- Tokyo core CPI for November rose 3.6% vs f’cast +3.5%
- The Tokyo CPI remains above the BoJ’s 2% target for the sixth consecutive month
- The data confirms broadening inflationary pressure
TOKYO (Reuters) – Core consumer prices in the Japanese capital, a leading indicator of nationwide trends, rose at their fastest annual pace in 40 years in November and exceeded the central bank’s 2% target for the sixth consecutive month, pointing to widening inflation. the pressure.
Some analysts said the increase, which was mostly driven by food and fuel bills but extended to a broader range of commodities, casts doubt on the BoJ’s (BOJ) view that recent cost-push inflation will be temporary.
On Friday, government data showed that Tokyo’s core consumer price index, which excludes fresh foods but includes fuel, was 3.6% higher in November than a year earlier. The rise beat the average market expectation of 3.5% and the increase of 3.4% in October
The last time Tokyo inflation was faster was in April 1982, when the core CPI was 4.2% higher than a year earlier.
The data showed that while the rise was mostly driven by electricity bills and food prices, companies were charging more on durable goods as a weaker yen made imports more expensive.
“The price increases are widening and suggest that a weaker yen could keep inflation high in the coming year,” said Mari Iwashita, chief market economist at Daiwa Securities.
“Core consumer inflation may remain near the BoJ’s 2% target for most of next year, which will make it difficult for the bank to continue to argue that price increases are temporary.”
Tokyo’s core CPI, which excludes fuel and fresh food, was 2.5% higher in November than a year earlier, up from an annual gain of 2.2% in October.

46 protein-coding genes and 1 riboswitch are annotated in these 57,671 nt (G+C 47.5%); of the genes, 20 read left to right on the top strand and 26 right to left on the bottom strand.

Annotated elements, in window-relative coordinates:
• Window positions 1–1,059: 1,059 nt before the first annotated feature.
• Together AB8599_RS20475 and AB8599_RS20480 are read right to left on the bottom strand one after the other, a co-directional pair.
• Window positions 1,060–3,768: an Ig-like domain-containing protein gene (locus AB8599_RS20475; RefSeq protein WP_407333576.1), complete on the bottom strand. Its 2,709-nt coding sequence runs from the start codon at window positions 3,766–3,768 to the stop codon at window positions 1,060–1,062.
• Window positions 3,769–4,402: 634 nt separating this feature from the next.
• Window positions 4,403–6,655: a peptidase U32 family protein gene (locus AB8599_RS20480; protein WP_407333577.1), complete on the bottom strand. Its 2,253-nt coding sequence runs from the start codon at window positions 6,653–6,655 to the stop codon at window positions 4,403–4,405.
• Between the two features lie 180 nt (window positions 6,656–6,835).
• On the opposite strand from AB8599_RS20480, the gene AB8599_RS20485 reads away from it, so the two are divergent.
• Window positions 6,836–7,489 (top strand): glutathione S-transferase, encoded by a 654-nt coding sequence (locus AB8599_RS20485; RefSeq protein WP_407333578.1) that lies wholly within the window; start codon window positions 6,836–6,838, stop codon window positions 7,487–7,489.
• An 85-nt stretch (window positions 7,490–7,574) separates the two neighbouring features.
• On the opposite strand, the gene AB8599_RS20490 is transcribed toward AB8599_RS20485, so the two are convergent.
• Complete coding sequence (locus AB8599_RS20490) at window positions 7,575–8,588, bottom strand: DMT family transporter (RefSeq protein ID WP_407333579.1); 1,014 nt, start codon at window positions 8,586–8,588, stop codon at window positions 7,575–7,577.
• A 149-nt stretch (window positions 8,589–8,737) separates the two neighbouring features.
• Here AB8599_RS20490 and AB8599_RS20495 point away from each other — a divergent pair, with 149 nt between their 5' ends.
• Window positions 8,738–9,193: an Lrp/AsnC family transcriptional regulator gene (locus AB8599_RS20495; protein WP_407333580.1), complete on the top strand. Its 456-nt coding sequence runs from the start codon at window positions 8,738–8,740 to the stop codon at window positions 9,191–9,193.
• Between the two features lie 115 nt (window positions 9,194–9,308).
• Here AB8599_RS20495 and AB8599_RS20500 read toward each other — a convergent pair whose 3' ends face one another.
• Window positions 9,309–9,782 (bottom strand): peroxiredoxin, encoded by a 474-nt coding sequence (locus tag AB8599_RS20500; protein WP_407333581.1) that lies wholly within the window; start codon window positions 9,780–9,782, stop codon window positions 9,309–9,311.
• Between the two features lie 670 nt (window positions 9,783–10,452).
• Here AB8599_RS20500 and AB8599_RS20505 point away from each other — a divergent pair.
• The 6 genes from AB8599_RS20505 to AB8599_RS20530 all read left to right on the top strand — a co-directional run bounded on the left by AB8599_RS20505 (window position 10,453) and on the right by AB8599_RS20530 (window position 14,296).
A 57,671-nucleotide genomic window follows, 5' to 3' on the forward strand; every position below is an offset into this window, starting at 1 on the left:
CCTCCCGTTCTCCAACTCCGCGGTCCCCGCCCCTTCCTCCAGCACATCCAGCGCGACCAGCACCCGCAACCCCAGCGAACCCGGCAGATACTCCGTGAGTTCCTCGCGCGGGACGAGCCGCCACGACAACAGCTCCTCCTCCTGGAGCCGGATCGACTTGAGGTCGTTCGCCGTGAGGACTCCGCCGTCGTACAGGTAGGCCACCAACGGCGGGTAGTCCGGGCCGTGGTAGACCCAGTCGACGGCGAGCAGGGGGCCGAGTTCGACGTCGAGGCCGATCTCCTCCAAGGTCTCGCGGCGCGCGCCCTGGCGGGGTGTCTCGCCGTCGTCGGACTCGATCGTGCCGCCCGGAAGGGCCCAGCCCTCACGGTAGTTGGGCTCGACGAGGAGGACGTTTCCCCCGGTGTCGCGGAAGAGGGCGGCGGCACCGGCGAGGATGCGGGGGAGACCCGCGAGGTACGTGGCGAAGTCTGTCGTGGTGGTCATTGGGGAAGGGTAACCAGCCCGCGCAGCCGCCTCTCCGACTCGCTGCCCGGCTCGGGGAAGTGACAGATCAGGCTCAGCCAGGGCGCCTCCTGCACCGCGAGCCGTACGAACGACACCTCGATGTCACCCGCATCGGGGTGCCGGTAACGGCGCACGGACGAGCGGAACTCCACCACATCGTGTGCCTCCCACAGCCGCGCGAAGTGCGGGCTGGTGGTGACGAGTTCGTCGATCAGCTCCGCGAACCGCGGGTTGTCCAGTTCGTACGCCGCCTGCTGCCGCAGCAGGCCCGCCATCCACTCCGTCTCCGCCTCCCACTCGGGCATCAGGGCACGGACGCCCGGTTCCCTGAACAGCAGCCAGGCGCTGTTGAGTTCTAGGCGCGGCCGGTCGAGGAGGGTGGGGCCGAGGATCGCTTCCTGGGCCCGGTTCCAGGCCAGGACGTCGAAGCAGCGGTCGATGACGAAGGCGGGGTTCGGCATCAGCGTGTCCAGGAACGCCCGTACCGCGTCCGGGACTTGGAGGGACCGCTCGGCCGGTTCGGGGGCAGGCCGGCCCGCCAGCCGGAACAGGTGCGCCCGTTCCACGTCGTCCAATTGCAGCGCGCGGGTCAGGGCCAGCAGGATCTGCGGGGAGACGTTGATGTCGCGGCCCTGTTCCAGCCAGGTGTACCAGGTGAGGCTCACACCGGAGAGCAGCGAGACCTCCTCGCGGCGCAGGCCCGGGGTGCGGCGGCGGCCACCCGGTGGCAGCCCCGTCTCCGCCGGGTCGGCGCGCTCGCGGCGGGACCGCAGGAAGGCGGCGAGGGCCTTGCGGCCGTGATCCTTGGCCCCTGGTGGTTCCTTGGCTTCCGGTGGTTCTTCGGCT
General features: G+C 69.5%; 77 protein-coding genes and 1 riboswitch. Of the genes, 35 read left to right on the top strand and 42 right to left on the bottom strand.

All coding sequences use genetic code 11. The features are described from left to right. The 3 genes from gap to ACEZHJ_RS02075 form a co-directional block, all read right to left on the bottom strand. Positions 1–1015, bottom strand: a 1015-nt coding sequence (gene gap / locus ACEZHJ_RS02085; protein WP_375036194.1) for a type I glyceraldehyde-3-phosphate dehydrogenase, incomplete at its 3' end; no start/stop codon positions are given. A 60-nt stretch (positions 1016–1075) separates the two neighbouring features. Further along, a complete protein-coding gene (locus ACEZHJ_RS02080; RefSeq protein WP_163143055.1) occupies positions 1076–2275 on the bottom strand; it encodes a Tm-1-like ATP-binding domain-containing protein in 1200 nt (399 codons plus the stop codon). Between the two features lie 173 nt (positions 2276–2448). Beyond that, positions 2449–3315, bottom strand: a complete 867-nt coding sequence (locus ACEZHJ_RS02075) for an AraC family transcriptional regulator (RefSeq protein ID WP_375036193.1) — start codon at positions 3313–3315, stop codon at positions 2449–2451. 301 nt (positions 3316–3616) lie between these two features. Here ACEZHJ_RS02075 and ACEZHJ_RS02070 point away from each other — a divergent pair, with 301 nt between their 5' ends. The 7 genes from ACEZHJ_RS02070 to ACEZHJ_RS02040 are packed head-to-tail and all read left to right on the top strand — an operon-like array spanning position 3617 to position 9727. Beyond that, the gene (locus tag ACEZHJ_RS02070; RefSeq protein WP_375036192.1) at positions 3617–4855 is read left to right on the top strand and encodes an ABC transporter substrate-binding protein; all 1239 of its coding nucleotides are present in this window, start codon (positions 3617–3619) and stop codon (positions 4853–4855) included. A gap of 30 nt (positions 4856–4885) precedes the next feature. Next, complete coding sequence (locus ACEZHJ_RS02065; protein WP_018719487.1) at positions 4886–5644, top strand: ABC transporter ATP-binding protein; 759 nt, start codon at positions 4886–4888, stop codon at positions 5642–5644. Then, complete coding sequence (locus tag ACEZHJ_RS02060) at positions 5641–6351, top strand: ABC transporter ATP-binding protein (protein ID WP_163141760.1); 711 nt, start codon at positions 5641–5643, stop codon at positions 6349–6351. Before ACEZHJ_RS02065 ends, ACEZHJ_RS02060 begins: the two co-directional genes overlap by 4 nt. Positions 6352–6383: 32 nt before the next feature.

BOJ AN OUTLIER
The Bank of Japan has kept interest rates very low on the understanding that inflation will slow below its target next year when the support from fuel price gains dissipates. So the central bank has stayed away from the wave of monetary tightening around the world with the aim of combating spiraling inflation.
In contrast to the experience of some Western economies, where wages rose with inflation, growth in wages and prices for services remained muted in Japan.
Among the components that make up the Tokyo CPI data, service prices in November rose just 0.7% from a year earlier, after an annual increase of 0.8% in October. That compares with a 7.7% rise in durable goods prices for November, which followed October’s 7.0% annual increase.
Separate data released by the Bank of Japan on Friday showed that the corporate services price index, which measures the prices companies charge each other for services, was 1.8% higher in October than a year earlier. That was slower than the 2.1% annual increase in September.
Bank of Japan Governor Haruhiko Kuroda has repeatedly said that for inflation to sustainably reach its 2% inflation target, wages must rise enough to offset the rise in commodity prices.
Slow wage growth has been among the factors delaying Japan’s recovery from the coronavirus pandemic. The world’s third-largest economy unexpectedly shrank by an annualized 1.2% in the third quarter, in part due to weak consumption.
The Tokyo CPI data increases the chance of further hikes in core consumer prices nationwide, which in October were 3.6% higher than a year earlier, also hitting a 40-year high. National data for November is due on December 23.
(Reporting by Takahiko Wada and Leika Kihara) Editing by Sam Holmes and Bradley Perrett
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